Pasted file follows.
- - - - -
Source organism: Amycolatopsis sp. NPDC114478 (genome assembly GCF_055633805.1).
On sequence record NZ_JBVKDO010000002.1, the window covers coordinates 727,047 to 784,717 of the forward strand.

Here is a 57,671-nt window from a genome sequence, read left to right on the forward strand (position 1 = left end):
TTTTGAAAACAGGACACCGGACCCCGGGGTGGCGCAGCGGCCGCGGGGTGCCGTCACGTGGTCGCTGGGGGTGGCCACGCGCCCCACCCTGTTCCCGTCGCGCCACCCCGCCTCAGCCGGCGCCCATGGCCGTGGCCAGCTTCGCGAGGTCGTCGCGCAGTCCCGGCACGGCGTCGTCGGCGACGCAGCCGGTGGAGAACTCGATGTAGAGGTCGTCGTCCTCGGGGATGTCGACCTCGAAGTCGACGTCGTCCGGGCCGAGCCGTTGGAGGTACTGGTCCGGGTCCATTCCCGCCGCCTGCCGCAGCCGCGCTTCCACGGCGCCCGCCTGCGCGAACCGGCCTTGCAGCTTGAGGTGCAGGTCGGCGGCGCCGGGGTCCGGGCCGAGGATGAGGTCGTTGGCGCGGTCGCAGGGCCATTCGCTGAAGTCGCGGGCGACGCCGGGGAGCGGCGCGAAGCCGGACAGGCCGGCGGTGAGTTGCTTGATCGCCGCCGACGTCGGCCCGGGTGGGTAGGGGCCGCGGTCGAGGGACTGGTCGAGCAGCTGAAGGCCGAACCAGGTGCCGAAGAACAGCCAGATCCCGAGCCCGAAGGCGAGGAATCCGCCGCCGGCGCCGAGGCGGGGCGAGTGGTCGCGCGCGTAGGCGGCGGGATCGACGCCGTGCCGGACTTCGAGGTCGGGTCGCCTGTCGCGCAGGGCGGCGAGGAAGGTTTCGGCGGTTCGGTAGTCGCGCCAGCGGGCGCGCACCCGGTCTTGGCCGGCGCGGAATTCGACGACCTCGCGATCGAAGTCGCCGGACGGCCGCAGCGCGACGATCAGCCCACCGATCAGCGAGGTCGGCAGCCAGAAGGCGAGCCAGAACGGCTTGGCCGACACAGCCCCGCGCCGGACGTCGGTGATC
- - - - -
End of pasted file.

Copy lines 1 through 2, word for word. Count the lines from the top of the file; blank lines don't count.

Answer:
Source organism: Amycolatopsis sp. NPDC114478 (genome assembly GCF_055633805.1).
On sequence record NZ_JBVKDO010000002.1, the window covers coordinates 727,047 to 784,717 of the forward strand.